After Netflix’s 2013 release of “House of Cards,” binge-watching became the norm for streaming platforms, but as the years moved forward, viewing habits have slipped backward. Hulu’s “A Teacher” mostly aired on a weekly schedule; so did Paramount’s “iCarly,” Marvel’s “WandaVision,” and season 4 of “The Marvelous Mrs. Maisel,” breaking from its tradition of full-season releases. As for Netflix, its stock plummeted 21%, despite “Squid Game” dropping a full season and ranking as its most-viewed show ever (1.65 billion hours in debut month). Netflix is experimenting with half-season releases, like “Arrested Development,” “Bojack Horseman,” “Unbreakable Kimmy Schmidt” and the upcoming “Stranger Things 4.” This follows a general trend as, according to the U.S. Media Consumption Report, the percentage of streamers who binged over five hours of content decreased from 25.9% in 2020 to 12.4% in 2021.
When the pandemic hit, I was a TV-radio production major and hosted a podcast called Let’s Talk Media with Vedant Akhauri. For Episode 25, I interviewed Tara Lynch ’21 about binge-watching in May 2020. “During a global pandemic, people are not as busy,” Lynch explained, “So, it’s easier to creep up on four, five, six [episodes]. If you’re watching half-hour shows, I mean 10 [episodes]!” Netflix earned 16 million subscribers in 2020 and “Tiger King” amassed 30 million views in its first 10 days. In fact, the term “Netflix and heal” was coined during the COVID-19 pandemic as millions sought escapism from boredom, loneliness, and grief. However, a few weeks after my episode with Lynch, I noticed a growing conversation about self-care grow online, which definitely hurt binge-watching. Prior to the pandemic, pulling all-nighters to binge-watch an old show or the latest season was a bragging right, but in a more health-conscious world, I’ve heard an increasing number of professionals and Roy H. Park School of Communication-students reject binge-watching, calling it unhealthy. This can explain why the percentage of streamers who binged over five hours of content was nearly cut in half from 2020 to 2021.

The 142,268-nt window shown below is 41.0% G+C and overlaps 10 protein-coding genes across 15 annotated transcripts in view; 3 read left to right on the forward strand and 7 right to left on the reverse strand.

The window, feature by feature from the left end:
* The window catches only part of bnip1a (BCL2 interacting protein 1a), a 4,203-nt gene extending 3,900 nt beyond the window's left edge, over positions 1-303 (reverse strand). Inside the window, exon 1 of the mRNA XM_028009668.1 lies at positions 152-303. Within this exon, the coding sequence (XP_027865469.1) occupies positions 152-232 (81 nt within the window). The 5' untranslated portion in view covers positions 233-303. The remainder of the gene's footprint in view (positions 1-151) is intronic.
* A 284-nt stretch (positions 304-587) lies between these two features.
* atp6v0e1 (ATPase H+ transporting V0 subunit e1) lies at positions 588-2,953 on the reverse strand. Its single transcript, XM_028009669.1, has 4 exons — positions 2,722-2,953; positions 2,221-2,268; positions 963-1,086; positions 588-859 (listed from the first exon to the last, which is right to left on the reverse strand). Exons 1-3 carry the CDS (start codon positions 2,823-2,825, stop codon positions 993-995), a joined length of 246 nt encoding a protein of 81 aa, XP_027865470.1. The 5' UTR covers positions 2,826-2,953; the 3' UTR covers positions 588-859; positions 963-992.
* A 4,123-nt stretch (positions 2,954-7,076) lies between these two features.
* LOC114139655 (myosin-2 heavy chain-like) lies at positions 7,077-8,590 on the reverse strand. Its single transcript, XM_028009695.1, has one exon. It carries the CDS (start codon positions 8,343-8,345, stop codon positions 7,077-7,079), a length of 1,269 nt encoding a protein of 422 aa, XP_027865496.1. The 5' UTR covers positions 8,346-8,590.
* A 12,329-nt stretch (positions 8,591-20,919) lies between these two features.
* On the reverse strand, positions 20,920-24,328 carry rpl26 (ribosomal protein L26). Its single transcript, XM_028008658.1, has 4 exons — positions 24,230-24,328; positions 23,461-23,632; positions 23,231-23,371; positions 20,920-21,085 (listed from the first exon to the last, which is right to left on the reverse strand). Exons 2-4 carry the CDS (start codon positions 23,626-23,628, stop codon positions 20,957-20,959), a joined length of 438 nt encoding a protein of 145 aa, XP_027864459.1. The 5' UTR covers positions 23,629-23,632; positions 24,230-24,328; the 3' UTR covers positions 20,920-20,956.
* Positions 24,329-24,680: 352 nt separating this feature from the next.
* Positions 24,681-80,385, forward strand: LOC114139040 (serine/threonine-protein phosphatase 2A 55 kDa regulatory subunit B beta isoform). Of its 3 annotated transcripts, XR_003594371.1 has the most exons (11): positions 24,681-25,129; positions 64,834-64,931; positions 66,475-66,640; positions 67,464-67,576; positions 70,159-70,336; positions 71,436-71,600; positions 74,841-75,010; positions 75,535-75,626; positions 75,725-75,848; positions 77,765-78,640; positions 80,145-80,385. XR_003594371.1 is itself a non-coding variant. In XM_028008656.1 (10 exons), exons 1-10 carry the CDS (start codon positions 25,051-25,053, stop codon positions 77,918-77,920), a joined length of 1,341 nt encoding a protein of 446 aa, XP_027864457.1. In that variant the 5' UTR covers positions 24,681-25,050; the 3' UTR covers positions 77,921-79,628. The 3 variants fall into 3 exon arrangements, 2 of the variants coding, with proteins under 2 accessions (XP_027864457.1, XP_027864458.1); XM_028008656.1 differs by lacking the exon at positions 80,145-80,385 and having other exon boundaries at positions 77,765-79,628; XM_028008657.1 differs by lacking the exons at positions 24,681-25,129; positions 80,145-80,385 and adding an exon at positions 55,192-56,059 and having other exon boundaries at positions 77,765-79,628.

Disney+ is expected to surpass Netflix by 2026. An obvious reason is Disney’s stronger brand recognition, but another reason is that Disney focuses on weekly releases (Marvel content, “The Mandalorian”). Meanwhile, Netflix focuses on binge-releases — full or half seasons. A consistent release schedule allowed for more online theories about the next episode of Marvel shows and “The Mandalorian,” which presumably indoctrinated new fans and subscribers after running into these online discussions on a regular basis. This seems true for several episodic medias, like “Life is Strange: Season 1,” “Gravity Falls” and “Euphoria.” Unfortunately, I compare binge shows to a flash in the pan. In that same podcast episode on binge-watching, Lynch explained that “We, as Americans, have this consumer culture where we always want the next best. When we watch television, it’s the same thing.” This seems true with “Squid Game.” It became Netflix’s most viewed show, but people seem to have moved onto the next big show, leaving it behind in the dust. It’s also getting a season 2, which could suffer from the long release gap. I was an avid viewer of “Orange Is The Next Black,” but I quit the show because the storylines became progressively harder to remember during the seasonal gaps, lasting around a year. As streaming narratives become increasingly complex, the inconsistent fan discussions and episodic distribution will be a major disadvantage against the binge-watching model.
If Netflix doesn’t experiment more with weekly releases, it could spend millions on these binge-shows that will immediately evaporate from the consumer’s mind. An episodic release schedule can make it easier to be healthier, consistently develop a fanbase, and process these increasingly complex narratives.